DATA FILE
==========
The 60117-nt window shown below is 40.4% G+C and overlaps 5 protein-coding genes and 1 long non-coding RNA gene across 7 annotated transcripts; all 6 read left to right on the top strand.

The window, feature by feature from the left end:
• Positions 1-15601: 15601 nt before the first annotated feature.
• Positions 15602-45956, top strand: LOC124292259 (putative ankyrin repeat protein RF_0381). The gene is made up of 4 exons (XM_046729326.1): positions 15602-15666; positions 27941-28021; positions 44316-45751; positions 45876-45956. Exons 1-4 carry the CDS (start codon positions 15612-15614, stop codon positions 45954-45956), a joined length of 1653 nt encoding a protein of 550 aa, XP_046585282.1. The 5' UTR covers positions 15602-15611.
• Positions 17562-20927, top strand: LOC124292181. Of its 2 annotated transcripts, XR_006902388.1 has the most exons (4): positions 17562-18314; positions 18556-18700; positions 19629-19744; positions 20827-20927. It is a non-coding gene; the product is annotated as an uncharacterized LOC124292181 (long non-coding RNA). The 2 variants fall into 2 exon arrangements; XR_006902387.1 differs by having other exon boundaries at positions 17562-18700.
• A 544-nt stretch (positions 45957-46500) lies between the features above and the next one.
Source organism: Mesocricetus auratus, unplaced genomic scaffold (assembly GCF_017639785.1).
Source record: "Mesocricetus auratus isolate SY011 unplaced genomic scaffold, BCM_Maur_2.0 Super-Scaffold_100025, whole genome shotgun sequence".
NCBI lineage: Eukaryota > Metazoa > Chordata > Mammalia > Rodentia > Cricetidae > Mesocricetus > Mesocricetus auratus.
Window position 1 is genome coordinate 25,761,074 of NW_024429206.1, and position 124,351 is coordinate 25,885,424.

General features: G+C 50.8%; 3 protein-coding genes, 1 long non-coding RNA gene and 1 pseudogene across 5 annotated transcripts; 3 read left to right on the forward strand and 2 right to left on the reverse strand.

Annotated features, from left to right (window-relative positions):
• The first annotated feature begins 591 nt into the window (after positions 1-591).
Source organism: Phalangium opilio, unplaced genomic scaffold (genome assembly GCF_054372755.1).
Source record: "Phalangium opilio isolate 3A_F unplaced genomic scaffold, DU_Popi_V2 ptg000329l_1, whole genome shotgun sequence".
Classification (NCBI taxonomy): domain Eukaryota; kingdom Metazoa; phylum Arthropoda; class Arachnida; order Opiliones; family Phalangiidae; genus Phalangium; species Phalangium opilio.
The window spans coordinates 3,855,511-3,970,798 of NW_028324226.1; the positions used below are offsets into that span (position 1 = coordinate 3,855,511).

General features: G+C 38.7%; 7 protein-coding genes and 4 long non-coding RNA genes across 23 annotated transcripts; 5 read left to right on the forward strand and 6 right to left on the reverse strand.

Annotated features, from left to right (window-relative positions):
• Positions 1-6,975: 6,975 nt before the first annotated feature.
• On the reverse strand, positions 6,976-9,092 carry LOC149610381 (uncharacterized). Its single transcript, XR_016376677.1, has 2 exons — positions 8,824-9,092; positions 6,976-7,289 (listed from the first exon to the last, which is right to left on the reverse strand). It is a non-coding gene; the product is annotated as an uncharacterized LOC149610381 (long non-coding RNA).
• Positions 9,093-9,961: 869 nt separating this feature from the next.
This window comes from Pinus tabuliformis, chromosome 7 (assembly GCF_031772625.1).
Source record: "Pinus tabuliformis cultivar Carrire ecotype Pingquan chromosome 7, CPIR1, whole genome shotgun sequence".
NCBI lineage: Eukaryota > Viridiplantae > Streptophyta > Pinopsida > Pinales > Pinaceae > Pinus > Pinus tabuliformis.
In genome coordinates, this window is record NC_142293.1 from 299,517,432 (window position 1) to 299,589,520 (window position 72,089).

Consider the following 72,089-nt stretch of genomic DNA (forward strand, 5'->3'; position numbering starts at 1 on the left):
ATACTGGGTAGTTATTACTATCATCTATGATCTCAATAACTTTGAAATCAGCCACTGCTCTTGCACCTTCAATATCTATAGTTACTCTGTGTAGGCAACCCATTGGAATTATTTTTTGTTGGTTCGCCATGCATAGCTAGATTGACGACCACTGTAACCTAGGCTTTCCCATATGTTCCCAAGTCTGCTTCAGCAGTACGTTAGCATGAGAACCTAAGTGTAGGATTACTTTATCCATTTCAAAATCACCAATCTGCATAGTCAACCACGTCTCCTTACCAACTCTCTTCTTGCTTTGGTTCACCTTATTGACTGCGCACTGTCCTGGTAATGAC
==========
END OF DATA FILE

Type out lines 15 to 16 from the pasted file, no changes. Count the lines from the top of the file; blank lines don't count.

Source record: "Phalangium opilio isolate 3A_F unplaced genomic scaffold, DU_Popi_V2 ptg000329l_1, whole genome shotgun sequence".
Classification (NCBI taxonomy): domain Eukaryota; kingdom Metazoa; phylum Arthropoda; class Arachnida; order Opiliones; family Phalangiidae; genus Phalangium; species Phalangium opilio.